At the recently concluded WTO Ministerial Conference, one of the key negotiating outcomes was a new agreement on fisheries subsidies. China is a leading provider of these subsidies, so the scope of the disciplines in this new agreement is of great importance to Chinese policymakers. At one point in the negotiations, the United States was pushing for provisions on forced labor in the fishing sector, which would have had implications for China as well. CTM spoke with Inu Manak of the Council on Foreign Relations about a number of key elements and implications of this new agreement.
CTM: In terms of the total amount of fisheries subsidies and the most harmful kinds of fisheries subsidies, which countries are the biggest problem?
Manak: The top five providers of fisheries subsidies are China, the European Union, the United States, South Korea, and Japan. These countries make up 58% of all global fisheries subsidies. Total government subsidies worldwide are estimated to be around $35 billion annually, and 22 percent of those are fuel subsidies. Fuel subsidies have been of particular concern because they allow vessels to fish for longer and to venture further out from their territorial waters and into the high seas.
It is important to keep in mind that while these five subsidizers make up the lion's share of subsidies, the others still contribute to reductions in the sustainability of global fish stocks. Since fish don't observe borders, this is a global problem that requires every country to be on board.
CTM: During the WTO negotiations, what were the different categories of fishing subsidies for which rules were considered?
Manak: The draft negotiating text tabled for ministers ahead of MC12 covered three categories of subsidies: 1) subsidies for illegal, unreported and unregulated fishing (IUU fishing); 2) subsidies for overfished stocks (where a determination is made by a relevant fisheries management organization that a particular stock is overfished); and 3) subsidies for overcapacity and overfishing (which cover a broad range of subsidies, such as for: vessel construction or upgrading, fuel, machinery, costs of personnel, price supports, at-sea support, operating losses, high-seas fishing).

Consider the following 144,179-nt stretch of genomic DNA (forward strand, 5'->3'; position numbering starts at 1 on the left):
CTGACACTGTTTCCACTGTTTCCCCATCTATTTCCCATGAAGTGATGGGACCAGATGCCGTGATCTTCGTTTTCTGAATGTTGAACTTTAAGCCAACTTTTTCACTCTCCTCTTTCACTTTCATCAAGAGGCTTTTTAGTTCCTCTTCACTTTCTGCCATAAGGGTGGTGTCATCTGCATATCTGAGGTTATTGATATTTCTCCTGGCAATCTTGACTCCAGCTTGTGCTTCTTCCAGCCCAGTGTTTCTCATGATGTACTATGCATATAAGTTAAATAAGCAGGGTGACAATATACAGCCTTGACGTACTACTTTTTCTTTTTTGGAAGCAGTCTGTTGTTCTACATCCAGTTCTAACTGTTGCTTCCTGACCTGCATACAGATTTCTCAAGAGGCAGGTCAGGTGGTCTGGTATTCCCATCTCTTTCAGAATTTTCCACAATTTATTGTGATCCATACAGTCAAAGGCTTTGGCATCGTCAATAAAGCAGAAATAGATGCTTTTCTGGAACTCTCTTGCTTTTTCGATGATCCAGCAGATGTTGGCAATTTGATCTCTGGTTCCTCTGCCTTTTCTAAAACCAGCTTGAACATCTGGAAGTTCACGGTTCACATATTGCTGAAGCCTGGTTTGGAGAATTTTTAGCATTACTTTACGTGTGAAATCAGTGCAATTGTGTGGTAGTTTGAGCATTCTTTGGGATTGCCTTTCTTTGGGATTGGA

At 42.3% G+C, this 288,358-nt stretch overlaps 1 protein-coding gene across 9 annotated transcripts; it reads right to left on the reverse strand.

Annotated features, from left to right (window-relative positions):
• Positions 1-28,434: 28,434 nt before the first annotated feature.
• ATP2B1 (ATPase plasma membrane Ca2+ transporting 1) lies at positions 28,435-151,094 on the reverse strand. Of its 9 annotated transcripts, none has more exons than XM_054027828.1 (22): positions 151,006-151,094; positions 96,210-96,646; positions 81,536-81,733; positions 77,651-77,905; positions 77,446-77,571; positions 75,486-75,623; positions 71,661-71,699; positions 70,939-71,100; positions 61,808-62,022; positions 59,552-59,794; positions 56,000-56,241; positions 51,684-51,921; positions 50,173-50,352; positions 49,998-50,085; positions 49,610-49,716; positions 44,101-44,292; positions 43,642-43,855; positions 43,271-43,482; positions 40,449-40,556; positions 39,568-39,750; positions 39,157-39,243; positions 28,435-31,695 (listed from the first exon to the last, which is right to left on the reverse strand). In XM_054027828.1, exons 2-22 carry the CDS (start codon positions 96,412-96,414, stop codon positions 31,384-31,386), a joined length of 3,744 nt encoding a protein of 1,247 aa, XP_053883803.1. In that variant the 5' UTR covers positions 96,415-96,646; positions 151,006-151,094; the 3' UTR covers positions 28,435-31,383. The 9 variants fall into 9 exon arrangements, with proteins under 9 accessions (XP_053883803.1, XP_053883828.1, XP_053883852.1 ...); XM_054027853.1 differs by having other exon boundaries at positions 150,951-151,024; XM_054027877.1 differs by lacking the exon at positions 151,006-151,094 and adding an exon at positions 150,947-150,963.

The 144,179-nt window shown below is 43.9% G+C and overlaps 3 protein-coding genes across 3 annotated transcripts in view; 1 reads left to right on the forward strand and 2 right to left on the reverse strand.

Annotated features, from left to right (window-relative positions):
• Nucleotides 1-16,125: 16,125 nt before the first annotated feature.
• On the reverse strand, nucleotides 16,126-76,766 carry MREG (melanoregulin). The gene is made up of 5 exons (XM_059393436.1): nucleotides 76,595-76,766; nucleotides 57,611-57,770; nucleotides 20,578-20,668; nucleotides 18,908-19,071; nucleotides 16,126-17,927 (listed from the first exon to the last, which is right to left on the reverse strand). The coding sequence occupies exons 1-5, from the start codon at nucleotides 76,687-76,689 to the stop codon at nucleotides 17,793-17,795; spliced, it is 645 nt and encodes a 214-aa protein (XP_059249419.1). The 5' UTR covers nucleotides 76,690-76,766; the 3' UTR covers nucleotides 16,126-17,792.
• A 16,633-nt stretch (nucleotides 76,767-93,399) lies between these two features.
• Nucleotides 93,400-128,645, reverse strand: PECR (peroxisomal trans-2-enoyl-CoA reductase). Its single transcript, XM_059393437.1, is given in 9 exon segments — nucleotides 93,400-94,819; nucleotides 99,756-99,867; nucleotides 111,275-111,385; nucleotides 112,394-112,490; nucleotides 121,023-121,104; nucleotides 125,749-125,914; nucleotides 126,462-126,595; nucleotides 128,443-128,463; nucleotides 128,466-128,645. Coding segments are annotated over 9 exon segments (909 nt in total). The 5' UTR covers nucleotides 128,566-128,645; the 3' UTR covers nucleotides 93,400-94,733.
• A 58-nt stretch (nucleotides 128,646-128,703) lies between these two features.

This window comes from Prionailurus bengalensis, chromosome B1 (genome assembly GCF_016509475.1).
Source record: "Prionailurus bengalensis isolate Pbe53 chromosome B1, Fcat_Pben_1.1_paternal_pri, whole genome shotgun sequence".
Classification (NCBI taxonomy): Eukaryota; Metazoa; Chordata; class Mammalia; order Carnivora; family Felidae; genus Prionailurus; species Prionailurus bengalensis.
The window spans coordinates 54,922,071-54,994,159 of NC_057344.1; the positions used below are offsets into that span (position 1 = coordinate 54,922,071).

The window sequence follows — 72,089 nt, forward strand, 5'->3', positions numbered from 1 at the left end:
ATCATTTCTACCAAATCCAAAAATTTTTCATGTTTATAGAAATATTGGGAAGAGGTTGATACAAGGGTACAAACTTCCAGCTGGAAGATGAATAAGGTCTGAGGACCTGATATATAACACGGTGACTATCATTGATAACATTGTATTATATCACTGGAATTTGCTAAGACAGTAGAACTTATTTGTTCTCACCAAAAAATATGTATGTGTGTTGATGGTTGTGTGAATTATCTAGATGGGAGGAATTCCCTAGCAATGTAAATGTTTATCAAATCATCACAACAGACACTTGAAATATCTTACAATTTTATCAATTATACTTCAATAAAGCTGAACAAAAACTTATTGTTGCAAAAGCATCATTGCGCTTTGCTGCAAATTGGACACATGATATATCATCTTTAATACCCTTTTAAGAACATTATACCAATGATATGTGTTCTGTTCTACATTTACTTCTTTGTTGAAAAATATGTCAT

CTM: In the end, where did we end up with these obligations? Which subsidies are covered, and which are not?
Manak: The deal that came out of MC12 covers IUU fishing, subsidies for overfished stocks, and other subsidies, such as a prohibition on subsidies for fishing on the high-seas.
A large part of the text carries over from the draft presented by the chair, Amb. Wills, though some elements were taken out in the final negotiations. Mainly, subsidy prohibitions in the overcapacity and overfishing pillar were substantially pared down. This is due to objections from India and others about the scope and content of exceptions to those subsidy rules. Developing country Members have generally pushed for broad exemptions from the rules, but India's demands were unworkable, including a 25 year phase-out for subsidies in this pillar.
Members did, however, agree to continue negotiations for up to 4 years to expand the disciplines to include more comprehensive rules. That should allow some time to find a compromise among the different viewpoints on the appropriate exceptions.
That said, what is impressive is that members agreed to a new set of actionable subsidies. The prohibitions on subsidies for IUU fishing and overfished stocks are also strong, and only include a 2 year phase-in period for developing countries and LDCs. A funding mechanism to support developing countries and LDCs in the implementation process was also agreed, which could help accelerate implementation timelines.
Notably, the agreement is a standalone agreement and creates a WTO committee on fisheries subsidies to which Members must submit notifications. The value of the committee cannot be overstated, especially for an issue area where data has remained a significant obstacle to reining in harmful fisheries subsidies. For example, Members must notify, on an annual basis, a list of vessels and operators engaged in IUU fishing. Members can also ask each other questions about their notifications and submit counternotifications. This added transparency will provide Members with more information about fish subsidies and help them to better understand and target those that contribute to the depletion of marine resources.